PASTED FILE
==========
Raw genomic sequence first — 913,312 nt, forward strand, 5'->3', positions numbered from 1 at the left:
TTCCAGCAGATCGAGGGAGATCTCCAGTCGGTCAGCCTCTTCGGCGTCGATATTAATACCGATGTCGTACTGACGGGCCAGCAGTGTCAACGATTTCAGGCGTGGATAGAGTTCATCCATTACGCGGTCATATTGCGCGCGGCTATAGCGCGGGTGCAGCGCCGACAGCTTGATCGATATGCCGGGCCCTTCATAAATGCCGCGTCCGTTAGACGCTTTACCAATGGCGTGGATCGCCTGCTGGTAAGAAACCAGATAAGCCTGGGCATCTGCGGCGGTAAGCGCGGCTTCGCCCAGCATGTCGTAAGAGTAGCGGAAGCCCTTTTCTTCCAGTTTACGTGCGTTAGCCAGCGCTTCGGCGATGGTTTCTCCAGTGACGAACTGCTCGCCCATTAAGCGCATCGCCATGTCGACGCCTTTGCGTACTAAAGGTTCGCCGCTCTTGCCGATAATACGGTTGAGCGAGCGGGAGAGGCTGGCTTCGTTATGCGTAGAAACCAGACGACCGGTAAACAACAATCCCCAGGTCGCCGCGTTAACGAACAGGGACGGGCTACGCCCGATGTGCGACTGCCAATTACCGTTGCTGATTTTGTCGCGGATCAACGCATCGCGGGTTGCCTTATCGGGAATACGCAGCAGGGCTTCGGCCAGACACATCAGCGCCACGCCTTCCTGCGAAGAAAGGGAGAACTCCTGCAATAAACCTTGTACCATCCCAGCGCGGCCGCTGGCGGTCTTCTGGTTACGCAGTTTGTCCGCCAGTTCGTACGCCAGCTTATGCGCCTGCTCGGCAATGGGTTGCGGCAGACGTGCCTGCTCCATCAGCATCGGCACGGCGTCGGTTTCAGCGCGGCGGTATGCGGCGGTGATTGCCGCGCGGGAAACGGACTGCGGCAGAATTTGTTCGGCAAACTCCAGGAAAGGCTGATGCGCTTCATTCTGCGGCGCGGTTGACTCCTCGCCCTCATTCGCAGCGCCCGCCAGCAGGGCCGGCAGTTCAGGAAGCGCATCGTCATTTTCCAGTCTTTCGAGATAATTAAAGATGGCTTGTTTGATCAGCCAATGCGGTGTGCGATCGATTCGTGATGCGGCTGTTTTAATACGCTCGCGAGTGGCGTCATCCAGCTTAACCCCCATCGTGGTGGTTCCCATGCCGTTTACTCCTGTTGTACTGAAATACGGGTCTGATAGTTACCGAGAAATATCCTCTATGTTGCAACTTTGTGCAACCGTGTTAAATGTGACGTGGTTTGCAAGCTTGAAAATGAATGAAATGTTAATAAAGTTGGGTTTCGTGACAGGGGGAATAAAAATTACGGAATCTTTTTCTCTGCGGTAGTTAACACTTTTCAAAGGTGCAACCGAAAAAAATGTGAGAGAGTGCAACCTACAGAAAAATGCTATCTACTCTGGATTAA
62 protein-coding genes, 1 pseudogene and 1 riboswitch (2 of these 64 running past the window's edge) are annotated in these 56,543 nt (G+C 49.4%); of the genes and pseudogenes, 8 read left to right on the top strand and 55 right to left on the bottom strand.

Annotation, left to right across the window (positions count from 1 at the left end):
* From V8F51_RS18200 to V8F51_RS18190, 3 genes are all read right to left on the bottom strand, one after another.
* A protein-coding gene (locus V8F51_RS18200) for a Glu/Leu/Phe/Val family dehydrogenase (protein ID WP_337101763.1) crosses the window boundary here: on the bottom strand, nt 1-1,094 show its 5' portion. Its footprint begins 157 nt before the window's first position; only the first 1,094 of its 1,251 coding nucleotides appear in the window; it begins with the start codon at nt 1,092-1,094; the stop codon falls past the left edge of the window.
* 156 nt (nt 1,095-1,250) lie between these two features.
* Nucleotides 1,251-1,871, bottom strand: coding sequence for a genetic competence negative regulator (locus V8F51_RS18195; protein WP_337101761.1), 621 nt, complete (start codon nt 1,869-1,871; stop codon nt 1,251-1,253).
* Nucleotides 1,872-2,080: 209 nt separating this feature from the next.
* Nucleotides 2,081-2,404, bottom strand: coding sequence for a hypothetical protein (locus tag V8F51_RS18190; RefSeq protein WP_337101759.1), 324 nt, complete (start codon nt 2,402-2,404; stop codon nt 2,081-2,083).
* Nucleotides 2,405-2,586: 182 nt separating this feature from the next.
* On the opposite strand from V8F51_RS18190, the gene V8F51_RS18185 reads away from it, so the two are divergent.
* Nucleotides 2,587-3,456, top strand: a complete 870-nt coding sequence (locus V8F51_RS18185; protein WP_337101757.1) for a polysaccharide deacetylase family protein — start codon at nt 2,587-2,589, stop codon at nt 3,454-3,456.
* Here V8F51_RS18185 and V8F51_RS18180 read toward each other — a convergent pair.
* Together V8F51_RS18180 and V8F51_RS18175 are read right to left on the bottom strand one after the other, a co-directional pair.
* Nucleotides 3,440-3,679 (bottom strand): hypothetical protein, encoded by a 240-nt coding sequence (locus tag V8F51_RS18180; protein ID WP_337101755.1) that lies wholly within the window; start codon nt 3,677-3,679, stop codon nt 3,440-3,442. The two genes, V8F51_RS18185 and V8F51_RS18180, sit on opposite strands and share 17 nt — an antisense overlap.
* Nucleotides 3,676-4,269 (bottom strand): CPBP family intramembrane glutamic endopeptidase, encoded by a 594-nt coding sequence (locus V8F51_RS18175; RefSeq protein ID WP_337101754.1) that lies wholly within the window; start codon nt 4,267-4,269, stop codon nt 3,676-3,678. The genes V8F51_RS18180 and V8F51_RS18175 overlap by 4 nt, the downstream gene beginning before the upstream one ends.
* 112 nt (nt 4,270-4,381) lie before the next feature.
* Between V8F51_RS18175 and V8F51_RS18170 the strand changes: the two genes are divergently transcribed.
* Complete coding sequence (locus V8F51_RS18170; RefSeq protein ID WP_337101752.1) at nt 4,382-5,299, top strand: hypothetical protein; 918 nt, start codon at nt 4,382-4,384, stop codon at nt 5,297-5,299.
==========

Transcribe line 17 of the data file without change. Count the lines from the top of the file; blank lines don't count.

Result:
* Nucleotides 3,676-4,269 (bottom strand): CPBP family intramembrane glutamic endopeptidase, encoded by a 594-nt coding sequence (locus V8F51_RS18175; RefSeq protein ID WP_337101754.1) that lies wholly within the window; start codon nt 4,267-4,269, stop codon nt 3,676-3,678. The genes V8F51_RS18180 and V8F51_RS18175 overlap by 4 nt, the downstream gene beginning before the upstream one ends.